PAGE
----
Children who use the library are nearly twice as likely to be above average readers, according to new research published by the National Literacy Trust (NLT).
The study of over 17,000 pupils aged eight to sixteen years found that eighteen per cent of young people who use their public library are above average readers, compared to just 9.5 per cent of those who do not visit the library. Library users are also more than twice as likely to read outside of class every day.
The research also revealed that 44 per cent of eight- to sixteen-year-olds surveyed use their public library, and those in the seven to eleven age group are nearly three times more likely to use the library than those aged between fourteen and sixteen. The most common reasons children cited for not going to the library were that their family does not go (52 per cent) and that their friends do not go (40 per cent).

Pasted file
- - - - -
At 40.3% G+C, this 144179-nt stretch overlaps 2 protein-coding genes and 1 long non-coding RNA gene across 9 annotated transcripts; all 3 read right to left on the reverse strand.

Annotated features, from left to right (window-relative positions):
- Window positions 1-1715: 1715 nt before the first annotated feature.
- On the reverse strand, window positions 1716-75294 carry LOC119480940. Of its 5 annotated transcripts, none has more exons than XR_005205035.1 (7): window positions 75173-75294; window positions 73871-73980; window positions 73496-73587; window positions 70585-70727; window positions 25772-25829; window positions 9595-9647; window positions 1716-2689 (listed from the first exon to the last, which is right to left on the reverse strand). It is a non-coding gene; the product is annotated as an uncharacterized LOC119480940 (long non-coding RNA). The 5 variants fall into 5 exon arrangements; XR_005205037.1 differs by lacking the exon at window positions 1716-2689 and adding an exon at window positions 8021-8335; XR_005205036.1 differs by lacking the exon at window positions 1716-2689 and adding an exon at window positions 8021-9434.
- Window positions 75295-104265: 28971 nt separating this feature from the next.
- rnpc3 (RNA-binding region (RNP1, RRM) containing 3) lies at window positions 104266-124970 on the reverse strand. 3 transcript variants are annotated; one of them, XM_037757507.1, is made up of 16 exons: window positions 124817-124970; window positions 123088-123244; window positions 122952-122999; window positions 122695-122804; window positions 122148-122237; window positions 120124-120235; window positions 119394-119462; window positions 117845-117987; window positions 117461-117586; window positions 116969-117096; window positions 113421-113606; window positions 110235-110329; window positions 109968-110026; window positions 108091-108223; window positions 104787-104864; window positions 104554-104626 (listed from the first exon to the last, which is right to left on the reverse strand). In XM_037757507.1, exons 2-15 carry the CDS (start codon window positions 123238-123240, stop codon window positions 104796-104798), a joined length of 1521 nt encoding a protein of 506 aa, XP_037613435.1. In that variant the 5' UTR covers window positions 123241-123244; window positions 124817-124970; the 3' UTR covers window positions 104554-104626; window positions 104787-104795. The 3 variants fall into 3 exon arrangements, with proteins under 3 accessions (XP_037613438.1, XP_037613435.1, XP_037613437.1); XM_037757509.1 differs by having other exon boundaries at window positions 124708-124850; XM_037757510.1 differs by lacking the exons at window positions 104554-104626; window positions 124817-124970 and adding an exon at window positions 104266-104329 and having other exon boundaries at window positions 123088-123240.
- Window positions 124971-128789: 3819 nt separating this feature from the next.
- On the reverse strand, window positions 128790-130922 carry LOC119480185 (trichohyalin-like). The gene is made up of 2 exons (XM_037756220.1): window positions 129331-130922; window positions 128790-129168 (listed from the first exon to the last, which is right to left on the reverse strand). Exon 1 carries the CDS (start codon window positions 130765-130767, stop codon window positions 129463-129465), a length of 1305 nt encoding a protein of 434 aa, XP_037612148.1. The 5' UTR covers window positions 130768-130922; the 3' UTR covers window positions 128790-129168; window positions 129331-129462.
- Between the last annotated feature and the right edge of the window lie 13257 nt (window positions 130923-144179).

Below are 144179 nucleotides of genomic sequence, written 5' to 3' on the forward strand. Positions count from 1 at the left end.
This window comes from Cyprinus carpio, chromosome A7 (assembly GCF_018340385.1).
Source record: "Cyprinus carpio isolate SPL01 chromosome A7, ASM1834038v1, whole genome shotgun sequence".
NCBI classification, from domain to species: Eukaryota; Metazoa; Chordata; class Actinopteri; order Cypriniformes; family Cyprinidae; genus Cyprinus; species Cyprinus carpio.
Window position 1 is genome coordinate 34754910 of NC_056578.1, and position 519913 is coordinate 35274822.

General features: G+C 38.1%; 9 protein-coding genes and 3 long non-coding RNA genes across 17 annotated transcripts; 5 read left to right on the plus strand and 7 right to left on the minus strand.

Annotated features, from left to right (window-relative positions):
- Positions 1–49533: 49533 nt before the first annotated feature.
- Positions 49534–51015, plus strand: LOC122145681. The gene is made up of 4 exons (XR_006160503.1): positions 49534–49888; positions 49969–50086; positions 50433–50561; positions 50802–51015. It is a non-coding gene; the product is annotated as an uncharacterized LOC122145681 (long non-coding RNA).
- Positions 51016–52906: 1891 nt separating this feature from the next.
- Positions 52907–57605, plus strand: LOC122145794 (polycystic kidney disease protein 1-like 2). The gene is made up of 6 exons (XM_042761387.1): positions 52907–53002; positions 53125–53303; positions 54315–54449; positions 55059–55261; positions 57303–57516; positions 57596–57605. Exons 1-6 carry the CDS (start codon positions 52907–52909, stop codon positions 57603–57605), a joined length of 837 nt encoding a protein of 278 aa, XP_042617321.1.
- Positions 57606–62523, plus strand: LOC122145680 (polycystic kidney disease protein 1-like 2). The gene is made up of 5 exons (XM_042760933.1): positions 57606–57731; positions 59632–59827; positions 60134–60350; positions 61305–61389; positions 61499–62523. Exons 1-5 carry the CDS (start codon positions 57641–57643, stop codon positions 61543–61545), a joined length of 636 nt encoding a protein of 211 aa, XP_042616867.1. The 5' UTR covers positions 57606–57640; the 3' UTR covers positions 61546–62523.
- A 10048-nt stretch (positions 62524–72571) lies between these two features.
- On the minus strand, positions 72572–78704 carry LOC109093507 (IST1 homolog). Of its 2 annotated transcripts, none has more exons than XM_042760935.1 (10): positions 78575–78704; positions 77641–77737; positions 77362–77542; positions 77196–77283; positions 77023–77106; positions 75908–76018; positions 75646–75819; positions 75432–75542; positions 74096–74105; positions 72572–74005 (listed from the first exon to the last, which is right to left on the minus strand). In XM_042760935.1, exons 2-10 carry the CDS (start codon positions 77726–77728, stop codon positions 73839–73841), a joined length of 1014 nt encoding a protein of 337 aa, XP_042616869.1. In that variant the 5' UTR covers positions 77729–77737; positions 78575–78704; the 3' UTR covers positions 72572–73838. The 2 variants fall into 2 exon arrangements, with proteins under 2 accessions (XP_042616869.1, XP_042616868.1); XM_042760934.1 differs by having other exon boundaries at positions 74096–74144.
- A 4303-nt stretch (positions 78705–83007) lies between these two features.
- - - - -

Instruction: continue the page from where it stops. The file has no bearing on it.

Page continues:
“Our research shows just how important a role libraries play in supporting literacy”, says Jonathan Douglas, Director of the NLT. “In the UK today one in six people struggles to read, write and communicate, which can affect their health, confidence and employability.”
The research was published to coincide with Save Our Libraries Day on 5 February 2011, a day of protest against the planned closure of 400 UK libraries. More than 100 libraries across the UK staged events, including read-ins, workshops, concerts and storytelling events, to mark the Day.